By Manon Kerjean and Matt Bryan, co-founders of Lost in Frenchlation
Lost in Frenchlation hosts screenings of French films with English subtitles at independent cinemas throughout Paris. Their next screening, Divines, will be shown on Friday night in Montmartre.

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French films with English subtitles to watch in November

As days get shorter and temperatures drop, November is a great month to enjoy a warm and comforting moment at the cinema. Here’s a round up of the French movies with English subtitles to see in Paris this month.

Cinema in France
Photo: Loic Venance/AFP

The cinema group Lost in Frenchlation runs regular screenings of French films in the capital, with English subtitles to help non-native speakers follow the action. The club kicks off every screening with drinks at the cinema’s bar one hour before the movie, so it’s also a fun way to meet people if you’re new to Paris.

These are the events they have coming up in November.

Friday, November 5th

Boîte Noire – What happened on board the Dubai-Paris flight before it crashed in the Alps? In this thriller Matthieu, a young and talented black box analyst played by Pierre Niney (star of Yves Saint-Laurent among other movies) is determined to solve the reason behind this deadly crash, no matter the costs. 

The screening will take place at the Club de l’étoile cinema at 8pm. But you can arrive early for drinks at the bar from 7pm. 

Tickets are €10 full price, €8 for students and all other concessions, and can be reserved here.

Sunday, November 14th

Tralala – In the mood for music? This new delightful French musical brings you into the life of Tralala (played by Mathieu Amalric), a 48 years old, homeless and worn-out street singer, who one day gets mistaken for someone else. Tralala sees an opportunity to get a better life by taking on a new personality. He now has a brother, nephews, ex-girlfriends, and maybe even a daughter. But where is the lie? Where is the truth? And who is he, deep down?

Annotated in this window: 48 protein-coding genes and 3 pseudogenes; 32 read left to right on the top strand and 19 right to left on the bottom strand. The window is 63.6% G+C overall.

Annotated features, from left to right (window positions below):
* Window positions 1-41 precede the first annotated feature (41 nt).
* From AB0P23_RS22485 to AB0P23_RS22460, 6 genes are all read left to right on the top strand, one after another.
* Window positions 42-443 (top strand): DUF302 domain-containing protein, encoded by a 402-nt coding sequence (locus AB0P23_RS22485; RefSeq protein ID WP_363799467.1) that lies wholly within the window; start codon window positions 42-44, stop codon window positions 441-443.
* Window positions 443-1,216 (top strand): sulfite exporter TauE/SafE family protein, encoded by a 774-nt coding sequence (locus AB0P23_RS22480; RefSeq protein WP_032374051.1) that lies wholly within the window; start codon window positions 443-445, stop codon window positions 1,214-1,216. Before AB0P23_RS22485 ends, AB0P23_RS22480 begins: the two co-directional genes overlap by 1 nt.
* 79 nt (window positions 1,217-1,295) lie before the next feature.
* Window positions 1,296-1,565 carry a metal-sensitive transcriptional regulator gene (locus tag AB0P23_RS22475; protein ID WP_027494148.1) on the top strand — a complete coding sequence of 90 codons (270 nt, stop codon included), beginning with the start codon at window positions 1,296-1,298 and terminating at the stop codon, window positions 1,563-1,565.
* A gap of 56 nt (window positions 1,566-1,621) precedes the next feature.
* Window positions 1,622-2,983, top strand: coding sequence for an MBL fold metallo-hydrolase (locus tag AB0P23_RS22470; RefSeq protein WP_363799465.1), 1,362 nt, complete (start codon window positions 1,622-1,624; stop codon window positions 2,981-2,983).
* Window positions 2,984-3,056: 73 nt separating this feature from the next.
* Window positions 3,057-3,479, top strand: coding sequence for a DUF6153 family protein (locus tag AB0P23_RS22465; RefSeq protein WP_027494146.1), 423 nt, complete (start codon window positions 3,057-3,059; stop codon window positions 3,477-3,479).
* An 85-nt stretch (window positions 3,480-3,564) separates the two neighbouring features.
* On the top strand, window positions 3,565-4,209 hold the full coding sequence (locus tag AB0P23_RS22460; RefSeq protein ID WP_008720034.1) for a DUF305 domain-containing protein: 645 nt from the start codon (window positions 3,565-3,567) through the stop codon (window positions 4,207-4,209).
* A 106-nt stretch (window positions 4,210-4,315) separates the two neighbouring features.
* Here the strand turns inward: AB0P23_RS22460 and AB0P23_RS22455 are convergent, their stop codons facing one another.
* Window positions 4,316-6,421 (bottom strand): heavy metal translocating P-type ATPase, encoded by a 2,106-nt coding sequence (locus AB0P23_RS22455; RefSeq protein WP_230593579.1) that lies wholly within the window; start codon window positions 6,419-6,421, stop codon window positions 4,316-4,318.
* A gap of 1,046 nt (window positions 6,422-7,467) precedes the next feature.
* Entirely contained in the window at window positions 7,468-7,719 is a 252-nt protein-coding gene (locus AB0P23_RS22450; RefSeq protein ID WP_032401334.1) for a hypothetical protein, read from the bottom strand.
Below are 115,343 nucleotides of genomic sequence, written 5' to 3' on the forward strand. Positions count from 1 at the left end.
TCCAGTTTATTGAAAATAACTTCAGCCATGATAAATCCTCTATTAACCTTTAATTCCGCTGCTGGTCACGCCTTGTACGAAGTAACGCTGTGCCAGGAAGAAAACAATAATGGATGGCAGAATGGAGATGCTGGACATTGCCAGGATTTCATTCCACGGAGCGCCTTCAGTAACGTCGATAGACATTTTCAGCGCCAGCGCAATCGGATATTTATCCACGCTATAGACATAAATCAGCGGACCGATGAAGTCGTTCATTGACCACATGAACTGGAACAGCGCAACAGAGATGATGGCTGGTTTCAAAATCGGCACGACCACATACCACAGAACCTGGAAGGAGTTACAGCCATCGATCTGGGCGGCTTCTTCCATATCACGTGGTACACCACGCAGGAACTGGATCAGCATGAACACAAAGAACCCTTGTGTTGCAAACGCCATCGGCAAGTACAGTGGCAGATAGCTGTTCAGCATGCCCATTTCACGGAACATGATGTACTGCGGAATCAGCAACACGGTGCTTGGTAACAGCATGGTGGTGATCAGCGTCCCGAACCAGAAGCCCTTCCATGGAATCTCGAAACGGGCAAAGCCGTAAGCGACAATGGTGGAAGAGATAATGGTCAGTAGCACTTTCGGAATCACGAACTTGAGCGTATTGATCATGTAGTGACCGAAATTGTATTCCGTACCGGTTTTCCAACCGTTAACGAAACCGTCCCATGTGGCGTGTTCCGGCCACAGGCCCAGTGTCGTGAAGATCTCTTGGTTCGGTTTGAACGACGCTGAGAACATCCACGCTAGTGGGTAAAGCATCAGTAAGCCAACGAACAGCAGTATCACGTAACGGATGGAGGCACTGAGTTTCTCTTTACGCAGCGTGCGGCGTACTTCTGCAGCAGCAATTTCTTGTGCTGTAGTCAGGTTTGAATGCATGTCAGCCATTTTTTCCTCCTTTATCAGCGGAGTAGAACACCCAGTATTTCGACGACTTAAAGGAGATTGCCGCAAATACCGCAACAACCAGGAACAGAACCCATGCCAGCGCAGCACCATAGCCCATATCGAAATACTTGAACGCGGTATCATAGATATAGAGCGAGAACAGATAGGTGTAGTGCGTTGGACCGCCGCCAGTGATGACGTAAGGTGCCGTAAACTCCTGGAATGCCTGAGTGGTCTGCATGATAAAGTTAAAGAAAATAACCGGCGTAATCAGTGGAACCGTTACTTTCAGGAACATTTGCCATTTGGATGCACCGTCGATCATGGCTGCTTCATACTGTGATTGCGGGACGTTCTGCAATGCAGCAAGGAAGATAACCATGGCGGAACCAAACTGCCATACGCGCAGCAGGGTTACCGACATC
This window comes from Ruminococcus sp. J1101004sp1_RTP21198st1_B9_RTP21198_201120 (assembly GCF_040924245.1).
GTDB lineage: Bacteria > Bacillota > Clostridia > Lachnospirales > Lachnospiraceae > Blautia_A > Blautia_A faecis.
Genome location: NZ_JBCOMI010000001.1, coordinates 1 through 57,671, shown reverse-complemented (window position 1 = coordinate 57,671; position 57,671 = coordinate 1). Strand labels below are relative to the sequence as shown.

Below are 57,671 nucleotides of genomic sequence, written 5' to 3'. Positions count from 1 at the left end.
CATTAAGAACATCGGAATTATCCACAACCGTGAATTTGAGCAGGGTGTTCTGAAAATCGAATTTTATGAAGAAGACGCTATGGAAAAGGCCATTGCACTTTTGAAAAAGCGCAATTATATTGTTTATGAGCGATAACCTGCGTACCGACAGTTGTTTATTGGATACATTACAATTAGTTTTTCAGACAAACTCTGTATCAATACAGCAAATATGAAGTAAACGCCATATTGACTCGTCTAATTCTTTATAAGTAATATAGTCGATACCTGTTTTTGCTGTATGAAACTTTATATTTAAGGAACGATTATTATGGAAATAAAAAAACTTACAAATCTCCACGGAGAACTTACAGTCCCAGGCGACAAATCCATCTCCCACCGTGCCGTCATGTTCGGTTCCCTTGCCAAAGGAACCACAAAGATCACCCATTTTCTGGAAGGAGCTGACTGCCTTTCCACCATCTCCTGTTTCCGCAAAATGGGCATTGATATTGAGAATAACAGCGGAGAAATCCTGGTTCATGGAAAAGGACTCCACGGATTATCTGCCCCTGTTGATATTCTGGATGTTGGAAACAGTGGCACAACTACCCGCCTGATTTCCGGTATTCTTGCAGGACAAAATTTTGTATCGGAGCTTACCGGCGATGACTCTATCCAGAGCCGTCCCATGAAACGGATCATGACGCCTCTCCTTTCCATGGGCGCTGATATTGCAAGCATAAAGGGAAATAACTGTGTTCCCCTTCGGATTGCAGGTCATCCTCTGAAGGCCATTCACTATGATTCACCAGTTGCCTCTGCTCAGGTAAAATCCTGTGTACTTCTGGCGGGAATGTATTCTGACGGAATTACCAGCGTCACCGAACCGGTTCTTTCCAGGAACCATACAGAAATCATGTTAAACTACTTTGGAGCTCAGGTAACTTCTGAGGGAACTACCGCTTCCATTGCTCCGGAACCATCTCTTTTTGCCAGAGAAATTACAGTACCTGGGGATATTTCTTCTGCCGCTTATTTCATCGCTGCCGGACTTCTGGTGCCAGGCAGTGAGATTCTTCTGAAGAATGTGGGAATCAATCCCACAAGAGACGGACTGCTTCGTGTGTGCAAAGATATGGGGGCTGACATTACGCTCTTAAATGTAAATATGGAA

The night will start with drinks from 6pm followed by the screening at 7pm at the Luminor Hôtel de Ville cinema. There is also a two-hour cinema-themed walk where you’ll be taken on a “musicals movie tour” in the heart of Paris, which begins at 4pm.

Tickets cost €10, or €8 for students and concessions, and can be found here. Tickets for the walking tour cost €20 and must be reserved online here.

Thursday, November 18th

Illusions Perdues – Based on the great novel series by Honoré de Balzac between 1837 and 1843, this historical drama captures the writer Lucien’s life and dilemmas who dreams about a great career of writing and moves to the city to get a job at a newspaper. As a young poet entering the field of journalism, he is constantly challenged by his desire to write dramatic and eye-catching stories for the press. But are they all true?

The evening will kick off with drinks at L’Entrepôt cinema bar at 7pm, followed by the movie screening at 8pm. Tickets are available online here, and cost €8.50 full price; €7 for students and all other concessions.

Sunday, November 21st

Eiffel – Having just finished working on the Statue of Liberty, Gustave Eiffel (played by Romain Duris) is tasked with creating a spectacular monument for the 1889 Universal Exposition in Paris. It’s ultimately his love story with Adrienne Bourgès (Emma Mackey) that will inspire him to come up with the idea for the Eiffel Tower.

After a first screening last month, Lost in Frenchlation is organising a new one at the Luminor Hôtel de Ville cinema, with pre-screening drinks at the cinema bar. 

Tickets cost €10, or €8 for students and concessions, and can be found here

Thursday, November 25th

Les Héroïques – Michel is a former junkie and overgrown child who only dreams of motorbikes and of hanging out with his 17-year-old son Léo and his friends. But at 50 years old, he now has to handle the baby he just had with his ex, and try not to make the same mistakes he has done in the past. 

The film will be followed by a Q&A with the director Maxime Roy who will discuss his very first feature. 

Tickets cost €10, or €8 for students and concessions, and can be found here.

Full details of Lost in Frenchlation’s events can be found on their website or Facebook page. In France, a health pass is required in order to go to the cinema.